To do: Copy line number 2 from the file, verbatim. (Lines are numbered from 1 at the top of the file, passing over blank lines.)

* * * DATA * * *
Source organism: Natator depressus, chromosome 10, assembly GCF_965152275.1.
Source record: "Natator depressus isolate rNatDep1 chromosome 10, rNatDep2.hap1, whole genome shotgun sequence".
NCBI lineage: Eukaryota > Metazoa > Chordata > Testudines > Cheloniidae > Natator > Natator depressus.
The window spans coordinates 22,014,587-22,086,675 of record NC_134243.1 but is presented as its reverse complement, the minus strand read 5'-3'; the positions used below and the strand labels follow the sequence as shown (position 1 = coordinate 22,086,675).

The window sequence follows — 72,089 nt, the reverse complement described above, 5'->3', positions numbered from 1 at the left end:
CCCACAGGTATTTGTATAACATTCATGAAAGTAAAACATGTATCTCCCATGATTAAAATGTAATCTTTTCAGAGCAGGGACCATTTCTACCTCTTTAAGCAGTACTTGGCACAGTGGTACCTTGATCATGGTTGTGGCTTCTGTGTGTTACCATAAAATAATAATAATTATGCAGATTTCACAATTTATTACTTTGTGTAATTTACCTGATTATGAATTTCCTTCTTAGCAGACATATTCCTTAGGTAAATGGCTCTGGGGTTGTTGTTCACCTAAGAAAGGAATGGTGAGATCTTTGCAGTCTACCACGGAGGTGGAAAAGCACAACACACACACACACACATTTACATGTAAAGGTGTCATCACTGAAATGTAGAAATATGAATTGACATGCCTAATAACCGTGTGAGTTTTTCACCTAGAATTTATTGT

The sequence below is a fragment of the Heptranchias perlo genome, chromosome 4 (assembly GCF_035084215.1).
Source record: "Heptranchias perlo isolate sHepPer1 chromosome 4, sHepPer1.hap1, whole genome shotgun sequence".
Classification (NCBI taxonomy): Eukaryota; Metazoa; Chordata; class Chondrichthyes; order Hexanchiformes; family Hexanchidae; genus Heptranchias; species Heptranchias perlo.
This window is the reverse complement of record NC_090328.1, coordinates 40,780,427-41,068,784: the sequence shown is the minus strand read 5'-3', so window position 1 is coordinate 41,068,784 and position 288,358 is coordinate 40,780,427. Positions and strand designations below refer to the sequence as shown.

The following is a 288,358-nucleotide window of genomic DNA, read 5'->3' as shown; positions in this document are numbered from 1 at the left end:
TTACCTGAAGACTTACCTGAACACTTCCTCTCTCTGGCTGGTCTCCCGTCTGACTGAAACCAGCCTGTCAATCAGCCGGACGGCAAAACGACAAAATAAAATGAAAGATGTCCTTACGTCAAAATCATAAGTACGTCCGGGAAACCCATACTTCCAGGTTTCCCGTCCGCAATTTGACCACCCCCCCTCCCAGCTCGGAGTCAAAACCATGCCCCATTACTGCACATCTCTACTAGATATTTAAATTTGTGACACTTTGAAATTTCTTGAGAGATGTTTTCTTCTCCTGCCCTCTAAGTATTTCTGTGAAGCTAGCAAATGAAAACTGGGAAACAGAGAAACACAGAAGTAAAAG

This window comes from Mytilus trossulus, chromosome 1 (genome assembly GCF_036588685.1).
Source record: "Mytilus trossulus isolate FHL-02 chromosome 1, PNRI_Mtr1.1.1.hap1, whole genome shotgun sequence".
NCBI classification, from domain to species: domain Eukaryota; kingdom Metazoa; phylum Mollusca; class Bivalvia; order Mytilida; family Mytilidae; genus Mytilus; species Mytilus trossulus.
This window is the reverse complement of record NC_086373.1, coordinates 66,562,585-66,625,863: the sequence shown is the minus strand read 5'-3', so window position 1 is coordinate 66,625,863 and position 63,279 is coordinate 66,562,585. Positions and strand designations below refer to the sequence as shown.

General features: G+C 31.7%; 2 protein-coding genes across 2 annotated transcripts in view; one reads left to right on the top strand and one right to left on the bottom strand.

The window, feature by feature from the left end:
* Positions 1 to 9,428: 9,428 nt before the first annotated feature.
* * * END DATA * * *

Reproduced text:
Source record: "Natator depressus isolate rNatDep1 chromosome 10, rNatDep2.hap1, whole genome shotgun sequence".